Hebron: at the heart of the storm

The diplomats talk about possible phases of Israeli withdrawal from Lebanon, perhaps by stages, under various theoretical contingencies. Washington still talks about the possibility of reviving President Reagan's diplomatic initiative of last September. The US secretary of state talks to the President of Syria - to no avail.

But the real issue is being fought out in the narrow streets of a very ancient city where the latest victim in a struggle between Jews and Arabs for the West Bank of Palestine happened to be a young 18-year-old Jewish theological student from Staten Island, New York.

He had come out of a building which until two years ago had been an Arab school. It was taken over by Israeli soldiers and is now a Hebrew theological seminary. A colleague was with him. They were waiting for a bus to take them back to the great fortress-like Jewish settlement of Kiryat Arba which rises from a hilltop outside of Hebron like a Norman castle looming over some Anglo-Saxon settlement in the early years after the Norman Conquest.

Aharon Gross and his companion were both carrying automatic weapons - both usual and necessary for Jews from Kiryat Arba going into the heart of an Arab city of some 70,000 persons. The companion stepped aside for a moment. Aharon was alone. A car passed him. Arabs jumped out, stabbed him, and fled. He did not survive.

That night israeli troops watched while a vigilante group from Kiryat Arba ransacked the central Arab market next to the former Arab school, burning several Arab buildings and trashing vendors' stands. The next day the Arab mayor of Hebron was dismissed and replaced by an Israeli military officer. That leaves Bethlehem as the only Arab city on the West Bank to be still under its elected Arab mayor.

But the story did not begin last week with the death of Aharon Gross.

It began long ago.

Hebron is an ancient city. It was a Canaanite royal city when Joshua led the children of Israel across the Jordan and took first Jericho and then whatever else they could take in Palestine. Hebron was one city they conquered. It was Jewish at the time of King David, who was crowned in Hebron and ruled the Israelites from there for 71/2 years before he captured Jerusalem.

The Muslims took Hebron in AD 635. It was a predominantly Muslim city from then down to these days. But during the long Muslim years from 635 to 1929 a small Jewish community survived in the center of the city, where the marketplace is today and where Aharon Gross from Staten Island lost his life last week.

In 1929 Arab unrest against increasing Jewish migration into Palestine (under the British mandate and the Balfour declaration) burst forth in fierce rioting all over Palestine. The British had to bring troops in from Cairo and as far as Malta to quell the riots. During those riots 67 Jews were killed in Hebron alone. Most surviving Jews left then. The last left in 1936 when another wave of Arab riots began.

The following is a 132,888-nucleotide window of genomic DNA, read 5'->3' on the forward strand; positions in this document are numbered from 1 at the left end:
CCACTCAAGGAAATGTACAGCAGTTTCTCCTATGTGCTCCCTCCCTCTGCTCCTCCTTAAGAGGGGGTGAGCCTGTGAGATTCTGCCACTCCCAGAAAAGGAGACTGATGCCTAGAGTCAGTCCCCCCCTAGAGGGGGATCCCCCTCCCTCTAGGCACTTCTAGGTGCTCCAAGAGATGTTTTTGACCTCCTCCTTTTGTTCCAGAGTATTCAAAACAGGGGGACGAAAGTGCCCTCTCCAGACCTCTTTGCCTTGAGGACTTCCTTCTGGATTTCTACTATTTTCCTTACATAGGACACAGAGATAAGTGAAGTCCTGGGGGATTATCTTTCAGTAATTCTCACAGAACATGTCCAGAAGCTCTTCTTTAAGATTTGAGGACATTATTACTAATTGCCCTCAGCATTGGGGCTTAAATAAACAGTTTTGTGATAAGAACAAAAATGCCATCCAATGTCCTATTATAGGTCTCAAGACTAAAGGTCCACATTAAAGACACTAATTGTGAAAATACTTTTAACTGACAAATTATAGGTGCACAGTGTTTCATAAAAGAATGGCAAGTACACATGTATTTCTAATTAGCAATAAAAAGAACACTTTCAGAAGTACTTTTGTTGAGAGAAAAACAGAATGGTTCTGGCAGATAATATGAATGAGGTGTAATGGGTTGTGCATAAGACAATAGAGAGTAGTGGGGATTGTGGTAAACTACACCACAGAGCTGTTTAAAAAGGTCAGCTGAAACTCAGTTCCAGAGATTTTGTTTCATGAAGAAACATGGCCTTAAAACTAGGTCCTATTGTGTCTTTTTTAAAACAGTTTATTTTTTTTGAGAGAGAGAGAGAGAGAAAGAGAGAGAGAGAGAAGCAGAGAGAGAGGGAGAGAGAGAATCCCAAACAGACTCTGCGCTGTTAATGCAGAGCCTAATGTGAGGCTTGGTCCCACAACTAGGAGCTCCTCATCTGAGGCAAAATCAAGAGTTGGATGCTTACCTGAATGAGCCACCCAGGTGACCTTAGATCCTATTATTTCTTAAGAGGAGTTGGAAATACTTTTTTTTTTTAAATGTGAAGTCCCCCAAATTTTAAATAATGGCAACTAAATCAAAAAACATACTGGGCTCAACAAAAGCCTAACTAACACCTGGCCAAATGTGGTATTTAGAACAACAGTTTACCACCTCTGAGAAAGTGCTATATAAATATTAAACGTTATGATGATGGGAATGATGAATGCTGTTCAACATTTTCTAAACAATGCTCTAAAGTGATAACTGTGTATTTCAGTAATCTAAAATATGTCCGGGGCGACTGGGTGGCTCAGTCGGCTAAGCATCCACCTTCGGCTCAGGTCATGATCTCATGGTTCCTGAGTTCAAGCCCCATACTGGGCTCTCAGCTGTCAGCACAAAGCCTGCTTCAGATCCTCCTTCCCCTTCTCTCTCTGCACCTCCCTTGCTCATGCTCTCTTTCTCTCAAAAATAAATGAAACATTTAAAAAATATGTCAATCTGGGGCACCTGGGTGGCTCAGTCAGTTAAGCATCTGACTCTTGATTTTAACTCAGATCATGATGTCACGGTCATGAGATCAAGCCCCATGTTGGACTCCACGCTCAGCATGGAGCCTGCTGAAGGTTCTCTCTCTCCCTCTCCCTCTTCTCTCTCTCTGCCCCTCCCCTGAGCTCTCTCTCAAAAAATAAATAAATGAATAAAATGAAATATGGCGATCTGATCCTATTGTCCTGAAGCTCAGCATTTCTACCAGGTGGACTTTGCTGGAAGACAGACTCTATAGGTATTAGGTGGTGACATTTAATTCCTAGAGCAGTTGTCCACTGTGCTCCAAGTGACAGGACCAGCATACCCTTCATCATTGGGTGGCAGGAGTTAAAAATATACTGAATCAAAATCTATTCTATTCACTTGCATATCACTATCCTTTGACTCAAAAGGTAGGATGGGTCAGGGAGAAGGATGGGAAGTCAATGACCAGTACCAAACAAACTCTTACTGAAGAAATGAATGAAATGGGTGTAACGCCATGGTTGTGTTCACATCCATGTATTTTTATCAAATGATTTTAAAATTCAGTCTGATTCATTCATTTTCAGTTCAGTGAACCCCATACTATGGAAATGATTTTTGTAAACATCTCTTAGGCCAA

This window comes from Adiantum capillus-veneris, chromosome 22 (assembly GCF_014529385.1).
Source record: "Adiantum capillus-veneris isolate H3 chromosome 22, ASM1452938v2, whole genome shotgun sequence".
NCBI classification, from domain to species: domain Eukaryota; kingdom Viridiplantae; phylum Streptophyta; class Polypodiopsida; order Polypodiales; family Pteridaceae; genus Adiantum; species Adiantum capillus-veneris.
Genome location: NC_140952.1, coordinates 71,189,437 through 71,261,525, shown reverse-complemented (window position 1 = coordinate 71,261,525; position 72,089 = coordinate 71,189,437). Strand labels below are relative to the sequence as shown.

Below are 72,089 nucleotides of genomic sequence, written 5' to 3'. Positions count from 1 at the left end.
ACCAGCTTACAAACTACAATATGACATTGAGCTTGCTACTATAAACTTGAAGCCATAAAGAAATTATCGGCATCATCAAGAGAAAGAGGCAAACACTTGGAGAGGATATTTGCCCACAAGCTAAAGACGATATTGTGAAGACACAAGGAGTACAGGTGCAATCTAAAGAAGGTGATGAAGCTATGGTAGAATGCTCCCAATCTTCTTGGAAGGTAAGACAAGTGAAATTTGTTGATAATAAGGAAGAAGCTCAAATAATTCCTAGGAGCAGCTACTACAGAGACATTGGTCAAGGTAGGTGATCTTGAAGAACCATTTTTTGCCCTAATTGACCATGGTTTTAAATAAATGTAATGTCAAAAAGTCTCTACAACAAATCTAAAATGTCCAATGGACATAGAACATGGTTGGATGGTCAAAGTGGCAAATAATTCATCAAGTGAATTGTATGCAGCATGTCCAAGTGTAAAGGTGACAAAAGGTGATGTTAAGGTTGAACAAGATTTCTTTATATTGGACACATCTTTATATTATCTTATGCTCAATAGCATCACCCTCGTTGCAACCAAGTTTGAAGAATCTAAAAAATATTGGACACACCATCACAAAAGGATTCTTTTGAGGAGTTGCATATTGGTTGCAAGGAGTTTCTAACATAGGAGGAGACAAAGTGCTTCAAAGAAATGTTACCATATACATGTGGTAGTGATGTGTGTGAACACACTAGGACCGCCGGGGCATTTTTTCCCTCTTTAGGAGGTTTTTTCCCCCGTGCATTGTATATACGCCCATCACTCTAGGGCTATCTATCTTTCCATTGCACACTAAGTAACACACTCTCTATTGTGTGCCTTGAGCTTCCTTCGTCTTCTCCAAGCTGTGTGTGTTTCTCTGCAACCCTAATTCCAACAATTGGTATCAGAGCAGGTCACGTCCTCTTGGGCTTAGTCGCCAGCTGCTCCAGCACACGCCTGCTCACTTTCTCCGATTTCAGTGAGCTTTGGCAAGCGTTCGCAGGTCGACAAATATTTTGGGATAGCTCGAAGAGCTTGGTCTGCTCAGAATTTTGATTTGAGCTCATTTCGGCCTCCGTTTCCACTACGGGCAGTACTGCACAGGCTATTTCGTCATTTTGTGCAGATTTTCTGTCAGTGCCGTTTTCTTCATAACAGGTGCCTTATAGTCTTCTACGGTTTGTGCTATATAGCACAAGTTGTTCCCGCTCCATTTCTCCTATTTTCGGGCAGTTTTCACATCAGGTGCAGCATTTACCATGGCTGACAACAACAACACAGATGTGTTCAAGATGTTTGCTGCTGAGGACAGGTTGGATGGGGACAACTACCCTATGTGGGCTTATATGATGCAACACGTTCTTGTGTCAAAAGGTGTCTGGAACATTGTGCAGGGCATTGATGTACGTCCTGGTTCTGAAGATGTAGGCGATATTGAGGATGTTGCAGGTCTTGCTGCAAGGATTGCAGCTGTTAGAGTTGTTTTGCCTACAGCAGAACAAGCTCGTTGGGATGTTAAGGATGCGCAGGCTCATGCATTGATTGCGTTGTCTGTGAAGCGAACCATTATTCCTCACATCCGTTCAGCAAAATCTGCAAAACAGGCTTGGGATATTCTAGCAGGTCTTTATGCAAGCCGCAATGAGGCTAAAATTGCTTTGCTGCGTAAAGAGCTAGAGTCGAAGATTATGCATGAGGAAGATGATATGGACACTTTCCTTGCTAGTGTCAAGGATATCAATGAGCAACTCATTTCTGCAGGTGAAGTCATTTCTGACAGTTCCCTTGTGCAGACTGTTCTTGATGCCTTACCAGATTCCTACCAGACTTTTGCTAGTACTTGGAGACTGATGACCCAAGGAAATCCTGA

There were no Jews in Hebron from 1936 down to 1967 when Israel conquered the West Bank. In the following year a small group of Jews of the Gush Emunim sect established themselves on a hilltop outside Hebron alongside an Israeli military post. The Gush Emunim are followers of Rabbi Moshe Levinger who preaches the expulsion of all Arabs from the occupied territories.

Since 1968 that small settlement has grown into the most formidable Jewish settlement on the West Bank, and from it Jewish vigilante groups have sortied from time to time, cutting down Arab vineyards, roaming through Hebron threatening Arabs, and being the base from which a determined and continuing effort has been launched to reestablish a Jewish community inside the city.

On May 2 of 1980 a force of some 100 young Jews sortied into the center of the city toward what had been the Jewish quarter before 1929. Arabs opened fire from the rooftops, killing six and wounding seven. One of the six had been convicted the year before of breaking into Arab houses, beating residents, smashing furniture, and telling the Arabs to get out of Hebron. He died with eight bullets in his back.

The Israeli government has been considering a plan to reclaim all property in Hebron which belonged to Jews before 1929 and turn it into a Jewish quarter for 500 Jewish families in the center of Hebron. The project has been held up in the law courts until now. One faction in the cabinet is in favor of activating the plan at once. The Arabs of Hebron are restless.

Several bombings, removal of a power line to Hebron, and the wounding of a four-year-old Arab child preceded last week's event. If the Jews force their way into the center of Hebron, permanently, will they do the same in all the other Arab cities in the occupied territories? That is what makes the Arabs restless, and creates the atmosphere in which Aharon Gross went down.

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